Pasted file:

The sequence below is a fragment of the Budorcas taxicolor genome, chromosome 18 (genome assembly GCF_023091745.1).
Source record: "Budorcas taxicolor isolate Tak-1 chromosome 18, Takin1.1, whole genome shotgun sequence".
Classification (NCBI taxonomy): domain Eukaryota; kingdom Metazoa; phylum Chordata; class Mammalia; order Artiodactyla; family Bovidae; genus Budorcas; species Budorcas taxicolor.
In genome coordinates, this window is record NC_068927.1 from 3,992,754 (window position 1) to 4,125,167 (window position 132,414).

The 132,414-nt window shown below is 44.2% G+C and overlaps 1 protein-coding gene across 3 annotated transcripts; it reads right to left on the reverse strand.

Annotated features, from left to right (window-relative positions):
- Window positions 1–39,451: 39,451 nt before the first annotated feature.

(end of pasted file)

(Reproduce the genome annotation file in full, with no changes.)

The sequence below is a fragment of the Budorcas taxicolor genome, chromosome 18 (genome assembly GCF_023091745.1).
Source record: "Budorcas taxicolor isolate Tak-1 chromosome 18, Takin1.1, whole genome shotgun sequence".
Classification (NCBI taxonomy): domain Eukaryota; kingdom Metazoa; phylum Chordata; class Mammalia; order Artiodactyla; family Bovidae; genus Budorcas; species Budorcas taxicolor.
In genome coordinates, this window is record NC_068927.1 from 3,992,754 (window position 1) to 4,125,167 (window position 132,414).

The 132,414-nt window shown below is 44.2% G+C and overlaps 1 protein-coding gene across 3 annotated transcripts; it reads right to left on the reverse strand.

Annotated features, from left to right (window-relative positions):
- Window positions 1–39,451: 39,451 nt before the first annotated feature.